I believe strongly in the benefits of speed training for all athletes, including pitchers. Proper speed training helps improve the stretch reflex, enhances coordination, aids in increasing all around hip motion, develops reactivity, and complements strength and power development. It falls directly in line with our overall philosophy of training pitchers to be fast, powerful, and explosive. “Train fast to be fast” is how I approach speed work. It plays a large significance in the overall development of all athletes and can especially benefit pitchers for several reasons that we feel are significant.
1. Neuromuscular System
The central nervous system is the driver of all movement, especially those requiring speed, power, and explosiveness. Throwing a baseball is a single explosive event based around creating power with long rests between throws. Pitching is nothing more than individual CNS intensive repeat efforts. We want to develop the nervous system to the highest level possible with every training mean available. Training for speed results in intermuscular and intramuscular coordination, rate coding, and in the end developing a more efficient neuromuscular system. A bigger motor creates higher outputs in power, strength, reactivity, explosiveness etc. Build the motor as big as possible with the best training means available. I know no better method for developing the nervous system than sprint training.
2. Chicken or the Egg
Does only strength training build speed or can speed training actually build strength? We know in lower level as well as many intermediate level athletes developing strength carries over into faster running speeds. The late Charlie Francis was a huge advocate of speed actually enhancing strength. He often referred to the crossover effect of strength training. Every muscle that is strengthened leads to every other muscle strengthening. All strength work leads to a crossover effect in the human body. This is actually the CNS in play again here. Just as strength work allows for more power on the track, more power on the track allows for larger gains in the weight room. They feed on each other. Again, being that the CNS is the driver of both, higher outputs in one assists the other.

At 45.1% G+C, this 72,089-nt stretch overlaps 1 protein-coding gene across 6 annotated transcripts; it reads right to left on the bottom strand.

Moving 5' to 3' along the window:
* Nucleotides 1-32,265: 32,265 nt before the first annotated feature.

3. Force-Velocity Curve
The force-velocity curve shows the inverse relationship that force and velocity have. When force is high as in maximal strength work, velocity is slow. When velocity is highest force is low. Training on each end of the spectrum assists in raising the entire line along the curve and benefiting all strengths. We can get the most bang for our buck by training at high speeds, as well as using heavy strength movements.
4. Posterior Chain
The posterior chain is heavily taxed when training for speed, or acceleration. The glutes, hamstrings, calves are all huge contributors. There is little else that develops the backside as athletically as sprinting. The stiffness that is required during foot touchdown can’t be matched with weight room activities. Sprinting can actually be injury preventative for the hamstrings as well. Game speeds for pitchers aren’t slow when bouncing off the mound to field a bunt. If you train slow when it’s time to turn it on under the lights, injuries occur.
Sprinting at high speeds develops reactivity which is the ability of a muscle to contract, relax, and contract again. This again ties back into the CNS, as well as the stretch shortening cycle and the ability to be powerful. Sprinting itself nothing more than a highly coordinated movement of equal and opposites involving every muscle in the body at high velocities. Speed training is a general training mean for our pitchers. It’s not necessarily specific to anything but neither is the weight room for that matter. However, in our opinion it is specific to creating a larger motor, and a more athletic athlete. Building a bigger motor with sprint training can assist athleticism in endeavors on and off the field.